It's been clear for well over a year now, but the "massive Democrat voter fraud" that the Trump regime vowed to find after the 2016 election never existed, and was completed manufactured in order to justify GOP voter suppression efforts.
Maine Secretary of State Matthew Dunlap, one of the 11 members of the commission formed by President Trump to investigate supposed voter fraud, issued a scathing rebuke of the disbanded panel on Friday, accusing Vice Chair Kris Kobach and the White House of making false statements and saying that he had concluded that the panel had been set up to try to validate the president’s baseless claims about fraudulent votes in the 2016 election.
Dunlap, one of four Democrats on the panel, made the statements in a report he sent to the commission’s two leaders — Vice President Pence and Kobach, who is Kansas’s secretary of state — after reviewing more than 8,000 documents from the group’s work, which he acquired only after a legal fight despite his participation on the panel.
Before it was disbanded by Trump in January, the panel had never presented any findings or evidence of widespread voter fraud. But the White House claimed at the time that it had shut down the commission despite “substantial evidence of voter fraud” due to the mounting legal challenges it faced from states. Kobach, too, spoke around that time about how “some people on the left were getting uncomfortable about how much we were finding out.”
Dunlap said that the commission’s documents that were turned over to him underscore the hollowness of those claims: “they do not contain evidence of widespread voter fraud,” he said in his report, adding that some of the documentation seemed to indicate that the commission was predicting it would find evidence of fraud, evincing “a troubling bias.”
In particular, Dunlap pointed to an outline for a report the commission was working on that circulated in November 2017. The outline included sections for “Improper voter registration practices,” and “Instances of fraudulent or improper voting,” though the sections themselves were blank as they awaited evidence, speaking to what Dunlap said indicated a push for preordained conclusions.
“After reading this,” Dunlap said of the more than 8,000 pages of documents in an interview with The Washington Post, “I see that it wasn’t just a matter of investigating President Trump’s claims that 3 to 5 million people voted illegally, but the goal of the commission seems to have been to validate those claims.”
It wasn't just about validating Trump's false claims of "widespread" voter fraud by "illegal immigrants", it was a moneymaking opportunity for Republican grifters like Kobach, who is now the leading GOP candidate for Kansas governor in Tuesday's primary.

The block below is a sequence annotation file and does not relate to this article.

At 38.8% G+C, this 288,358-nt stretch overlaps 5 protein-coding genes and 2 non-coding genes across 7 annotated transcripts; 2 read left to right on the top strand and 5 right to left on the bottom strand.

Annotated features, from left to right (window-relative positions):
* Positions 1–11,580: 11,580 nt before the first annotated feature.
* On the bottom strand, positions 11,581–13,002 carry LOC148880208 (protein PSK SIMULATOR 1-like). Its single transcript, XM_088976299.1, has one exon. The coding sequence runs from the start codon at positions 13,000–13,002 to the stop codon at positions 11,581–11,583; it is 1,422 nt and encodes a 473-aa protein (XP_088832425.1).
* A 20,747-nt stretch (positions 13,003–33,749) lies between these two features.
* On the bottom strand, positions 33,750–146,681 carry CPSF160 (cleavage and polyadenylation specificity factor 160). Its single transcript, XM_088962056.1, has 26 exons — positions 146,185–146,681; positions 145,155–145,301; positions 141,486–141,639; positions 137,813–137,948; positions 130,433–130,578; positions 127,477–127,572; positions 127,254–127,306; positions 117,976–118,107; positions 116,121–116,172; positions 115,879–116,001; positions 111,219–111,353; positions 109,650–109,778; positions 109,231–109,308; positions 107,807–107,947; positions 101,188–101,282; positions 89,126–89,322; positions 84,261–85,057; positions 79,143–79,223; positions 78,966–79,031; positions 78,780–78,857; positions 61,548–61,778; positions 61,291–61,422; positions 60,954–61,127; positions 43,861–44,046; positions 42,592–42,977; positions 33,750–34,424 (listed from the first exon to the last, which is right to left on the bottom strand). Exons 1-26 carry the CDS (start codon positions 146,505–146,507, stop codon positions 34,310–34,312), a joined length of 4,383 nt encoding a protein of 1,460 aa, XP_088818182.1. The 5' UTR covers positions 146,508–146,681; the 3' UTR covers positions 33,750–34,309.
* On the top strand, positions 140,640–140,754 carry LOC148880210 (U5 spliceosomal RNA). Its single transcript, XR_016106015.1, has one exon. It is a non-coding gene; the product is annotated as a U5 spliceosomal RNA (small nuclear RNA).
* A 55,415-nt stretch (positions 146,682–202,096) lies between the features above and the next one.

Kris Kobach likes to tout his work for Valley Park, Missouri. He has boasted on cable TV about crafting and defending the town’s hardline anti-immigration ordinance. He discussed his “victory” there at length on his old radio show. He still lists it on his resume.
But “victory” isn’t the word most Valley Park residents would use to describe the results of Kobach’s work. With his help, the town of 7,000 passed an ordinance in 2006 that punished employers for hiring illegal immigrants and landlords for renting to them. But after two years of litigation and nearly $300,000 in expenses, the ordinance was largely gutted. Now, it is illegal only to “knowingly” hire illegal immigrants there—something that was already illegal under federal law. The town’s attorney can’t recall a single case brought under the ordinance.
“Ambulance chasing” is how Grant Young, a former mayor of Valley Park, describes Kobach’s role. Young characterized Kobach’s attitude as, “Let’s find a town that’s got some issues or pretends to have some issues, let’s drum up an immigration problem and maybe I can advance my political position, my political thinking and maybe make some money at the same time.”
Kobach used his work in Valley Park to attract other clients, with sometimes disastrous effects on the municipalities. The towns—some with budgets in the single-digit-millions—ran up hefty legal costs after hiring him to defend similar ordinances. Farmers Branch, Texas, wound up owing $7 million in legal bills. Hazleton, Pennsylvania, took on debt to pay $1.4 million and eventually had to file for a state bailout. In Fremont, Nebraska, the city raised property taxes to pay for Kobach’s services. None of the towns is currently enforcing the laws he helped craft.
“This sounds a little bit to me like Harold Hill in ‘The Music Man,'” said Larry Dessem, a law professor at the University of Missouri who focuses on legal ethics. “Got a problem here in River City and we can solve it if you buy the band instruments from me. He is selling something that goes well beyond legal services.”
Kobach rode the attention the cases generated to political prominence, first as Kansas secretary of state, and now as a candidate for governor in the Republican primary on August 7. He also earned more than $800,000 for his immigration work, paid by both towns and an advocacy group, over 13 years.
Kobach has made a career of fake voter fraud claims, using it to stoke racial fears, and eagerly using his reputation to recruit help from white nationalists too.
Kobach has been the architect of GOP voter suppression efforts for years now, and it's high time Kansas voters put a stop to his adventures.